The respect afforded religion elsewhere is also very much alive here, though it may show a different face.
    So yes, probably several of people’s real concerns here went undiscussed in the campaign. And it is not at all clear that they will be addressed more directly now.

    @HamsterWheel: this would be fine if ALL religions were targeted. They are not. A group did put a mock initiative online to ban church spires, but the site makes it clear that they don’t seriously intend this. Even if they did, it would be likely to fail the popular vote and just hammer a discriminatory message home to the muslim population.

  • HamsterWheel

    Baktru, I would support a ban on ALL churches, so this is just one step in the right direction. Any particular religion is not merely a harmless form of personal expression, the world’s religions are in many respects large, powerful institutions which drag society backwards in nearly every sense: they often subjugate women, they reject science, they consistently threaten violence against any group who disagrees with them, and worst of all the fundamental premise of any religion doesn’t have any more credible, verifiable evidence to substantiate it than a children’s fairy tale book. Why would any reasonable, rational society allow such primitive barbaric nonsense to flourish around them?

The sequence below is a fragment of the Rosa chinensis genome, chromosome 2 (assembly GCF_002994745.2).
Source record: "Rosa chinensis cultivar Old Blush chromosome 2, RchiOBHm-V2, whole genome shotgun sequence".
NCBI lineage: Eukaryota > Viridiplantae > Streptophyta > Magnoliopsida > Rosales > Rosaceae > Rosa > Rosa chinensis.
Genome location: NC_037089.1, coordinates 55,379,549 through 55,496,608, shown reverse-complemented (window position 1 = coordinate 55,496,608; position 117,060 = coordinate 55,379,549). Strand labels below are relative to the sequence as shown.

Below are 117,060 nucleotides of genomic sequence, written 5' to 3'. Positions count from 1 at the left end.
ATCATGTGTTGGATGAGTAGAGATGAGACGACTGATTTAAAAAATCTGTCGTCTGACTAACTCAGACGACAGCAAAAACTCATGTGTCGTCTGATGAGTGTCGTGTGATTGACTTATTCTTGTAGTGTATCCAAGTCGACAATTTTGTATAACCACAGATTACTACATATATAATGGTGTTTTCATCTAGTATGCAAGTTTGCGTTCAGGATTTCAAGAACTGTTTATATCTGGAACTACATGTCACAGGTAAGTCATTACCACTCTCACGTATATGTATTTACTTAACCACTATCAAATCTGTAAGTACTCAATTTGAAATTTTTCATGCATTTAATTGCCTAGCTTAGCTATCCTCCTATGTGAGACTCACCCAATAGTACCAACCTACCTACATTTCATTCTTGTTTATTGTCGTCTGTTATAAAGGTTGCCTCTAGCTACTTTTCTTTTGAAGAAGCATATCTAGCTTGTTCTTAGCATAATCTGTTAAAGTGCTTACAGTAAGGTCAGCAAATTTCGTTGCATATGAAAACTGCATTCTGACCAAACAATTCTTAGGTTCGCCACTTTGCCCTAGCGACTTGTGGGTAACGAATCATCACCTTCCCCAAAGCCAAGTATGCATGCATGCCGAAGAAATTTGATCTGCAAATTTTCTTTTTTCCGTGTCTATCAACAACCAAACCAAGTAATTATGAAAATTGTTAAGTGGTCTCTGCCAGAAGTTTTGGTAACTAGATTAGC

• PickledPlums


    It is true that the majority, if not the entirety, of Muslims in Switzerland are moderate. Most of them are not devout Muslims, and they have never behaved violently or indecently. Why should they be punished for what their radical counterparts do in other parts of the world?

    Because they have done and said nothing about what their people have done in the past ten or twenty years. Silence implies consent. When Israel is said to have violated human rights in Gaza, Jews in the US, Europe, and other parts of the world have publicly protested these acts, even fasting in sympathy with the people of Gaza. Why? Because even if they and their families weren’t personally involved, they are still implicitly are connected to Israel through the virtue of their cultural heritage and religion. Similarly, Americans have publicly protested the wars in Iraq and Afghanistan because they are still accountable for what their government does.